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The Ranch at the Wolverine By B. M. Bower Characters: 29523

Updated: 2017-12-01 00:04

Out in the wide spaces, where homes are but scattered oases in the general emptiness, life does not move uniformly, so far as it concerns incidents or acquaintanceships. A man or a ranch may experience complete isolation, and the unbroken monotony which sometimes accompanies it, for a month at a time. Summer work or winter storm may be the barrier temporarily raised, and life resolves itself into a succession of days and nights unbroken by outside influences. They leave their mark upon humans-these periods of isolation. For better, for worse, the man changes slowly with the months; he grows more bovine in his phlegmatic acceptance of his environment, or he becomes restless and fired with a surplus energy of ambition, or he falls to dreaming dreams; whatever angle he takes, he changes, imperceptibly perhaps, but inevitably.

Then the monotony is broken and sometimes with violence. Incident rushes in upon the heels of incident, and life becomes as tumultuous as the many moods of nature when it has a wide, open land for a playground.

That is why, perhaps, so much of western life is painted with broad strokes and raw colors. You are given the crowded action, the unleashing of emotions and temperaments that have smoldered long under the blanket of solitary living. You are shown an effect without being given the cause of that effect. You pronounce the West wild, and you never think of the long winters that bred in silence and brooding solitude those storm-periods which seem so primitively savage; of the days wherein each nature is thrown upon its own resources, with nothing to feed upon but itself and its own personal interests. And so characters change, and one wonders why.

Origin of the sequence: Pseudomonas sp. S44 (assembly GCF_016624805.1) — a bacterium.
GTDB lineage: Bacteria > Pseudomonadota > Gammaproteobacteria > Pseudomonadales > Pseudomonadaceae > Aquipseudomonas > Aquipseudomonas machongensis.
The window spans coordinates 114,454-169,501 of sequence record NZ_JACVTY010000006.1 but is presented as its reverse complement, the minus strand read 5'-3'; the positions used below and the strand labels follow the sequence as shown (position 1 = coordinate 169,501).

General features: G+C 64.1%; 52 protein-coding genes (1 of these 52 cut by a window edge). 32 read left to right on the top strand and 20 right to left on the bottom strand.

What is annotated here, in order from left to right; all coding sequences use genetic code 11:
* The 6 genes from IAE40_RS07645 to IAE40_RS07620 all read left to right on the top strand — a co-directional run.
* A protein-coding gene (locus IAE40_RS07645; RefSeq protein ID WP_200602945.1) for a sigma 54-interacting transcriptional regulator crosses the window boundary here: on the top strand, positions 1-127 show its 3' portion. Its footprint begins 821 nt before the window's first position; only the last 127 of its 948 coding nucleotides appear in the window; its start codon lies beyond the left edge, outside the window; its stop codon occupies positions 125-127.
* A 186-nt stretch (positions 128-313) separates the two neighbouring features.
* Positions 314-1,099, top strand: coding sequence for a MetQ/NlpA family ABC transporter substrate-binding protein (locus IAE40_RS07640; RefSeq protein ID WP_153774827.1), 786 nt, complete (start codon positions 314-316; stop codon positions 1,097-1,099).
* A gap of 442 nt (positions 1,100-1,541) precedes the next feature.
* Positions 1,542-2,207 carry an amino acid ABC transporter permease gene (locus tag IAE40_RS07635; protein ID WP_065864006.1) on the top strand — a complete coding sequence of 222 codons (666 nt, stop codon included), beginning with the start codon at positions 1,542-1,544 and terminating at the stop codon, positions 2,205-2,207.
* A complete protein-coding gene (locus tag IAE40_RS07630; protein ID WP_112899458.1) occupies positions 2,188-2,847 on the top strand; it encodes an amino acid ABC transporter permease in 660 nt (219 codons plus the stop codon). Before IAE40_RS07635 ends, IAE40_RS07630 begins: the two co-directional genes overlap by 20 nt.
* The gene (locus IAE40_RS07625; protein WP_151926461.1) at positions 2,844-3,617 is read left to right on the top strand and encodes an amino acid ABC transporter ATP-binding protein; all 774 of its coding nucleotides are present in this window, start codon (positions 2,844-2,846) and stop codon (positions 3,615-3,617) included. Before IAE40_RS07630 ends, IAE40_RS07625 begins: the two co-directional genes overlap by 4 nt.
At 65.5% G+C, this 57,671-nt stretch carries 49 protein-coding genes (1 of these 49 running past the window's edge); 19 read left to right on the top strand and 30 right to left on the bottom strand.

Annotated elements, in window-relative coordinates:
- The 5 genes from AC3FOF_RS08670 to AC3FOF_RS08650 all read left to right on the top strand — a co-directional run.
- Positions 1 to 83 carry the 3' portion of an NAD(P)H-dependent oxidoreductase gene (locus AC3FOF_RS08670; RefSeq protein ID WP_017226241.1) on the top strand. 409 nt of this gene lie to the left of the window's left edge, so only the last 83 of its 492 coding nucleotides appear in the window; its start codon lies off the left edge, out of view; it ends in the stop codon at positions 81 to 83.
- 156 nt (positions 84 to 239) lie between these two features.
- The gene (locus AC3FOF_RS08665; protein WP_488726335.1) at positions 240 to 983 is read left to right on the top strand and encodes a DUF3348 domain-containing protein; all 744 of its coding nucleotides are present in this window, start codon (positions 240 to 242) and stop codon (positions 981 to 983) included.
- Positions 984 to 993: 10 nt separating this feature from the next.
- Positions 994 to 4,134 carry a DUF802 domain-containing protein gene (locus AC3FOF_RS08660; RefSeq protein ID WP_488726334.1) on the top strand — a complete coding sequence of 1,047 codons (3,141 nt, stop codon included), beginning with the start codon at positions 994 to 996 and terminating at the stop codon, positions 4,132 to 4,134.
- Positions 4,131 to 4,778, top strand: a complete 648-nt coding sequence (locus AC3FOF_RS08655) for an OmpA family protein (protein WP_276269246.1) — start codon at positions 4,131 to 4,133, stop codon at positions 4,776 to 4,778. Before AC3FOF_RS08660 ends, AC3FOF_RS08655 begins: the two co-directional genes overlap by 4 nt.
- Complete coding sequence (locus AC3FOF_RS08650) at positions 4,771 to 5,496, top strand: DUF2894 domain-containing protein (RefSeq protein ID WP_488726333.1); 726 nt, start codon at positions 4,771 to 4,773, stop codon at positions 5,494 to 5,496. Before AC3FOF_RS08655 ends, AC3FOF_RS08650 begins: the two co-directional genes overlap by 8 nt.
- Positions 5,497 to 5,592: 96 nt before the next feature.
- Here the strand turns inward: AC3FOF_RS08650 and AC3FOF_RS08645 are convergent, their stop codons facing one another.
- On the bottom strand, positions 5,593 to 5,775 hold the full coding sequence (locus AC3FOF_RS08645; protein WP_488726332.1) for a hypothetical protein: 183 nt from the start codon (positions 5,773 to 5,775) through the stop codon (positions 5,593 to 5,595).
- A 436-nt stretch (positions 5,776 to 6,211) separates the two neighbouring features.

There was Billy Louise, with her hands and her mind full of the problems her father had died still trying to solve. She did not in the least realize that she was attempting anything out of the ordinary when she took a half-developed ranch in the middle of a land almost as wild as it had been when the Indians wandered over it unmolested, a few cattle and horses and a bundle of debts to make her head swim, and set herself the problem of increasing the number of cattle and eliminating the debts, and of wresting prosperity out of a condition of picturesquely haphazard poverty. She went about it with the pathetic confidence of youth and ignorance. She rode up and down the canyons and over the higher, grassier ridges, to watch the cattle on their summer range and keep them from straying. She went with John Pringle after posts and helped him fence certain fertile slopes and hollows for winter grazing. She drove the rickety old mower through the waving grass along the creek bottom and hummed little, contented tunes while she watched the grass sway and fall evenly when the sickle shuttled through. She put on her gymnasium bloomers and drove the hay wagon, and felt only a pleasurable thrill of excitement when John Pringle inadvertently pitched an indignant rattlesnake up to her with a forkful of hay. She killed the snake with her pitchfork and pinched off the rattles, proud of their size and number.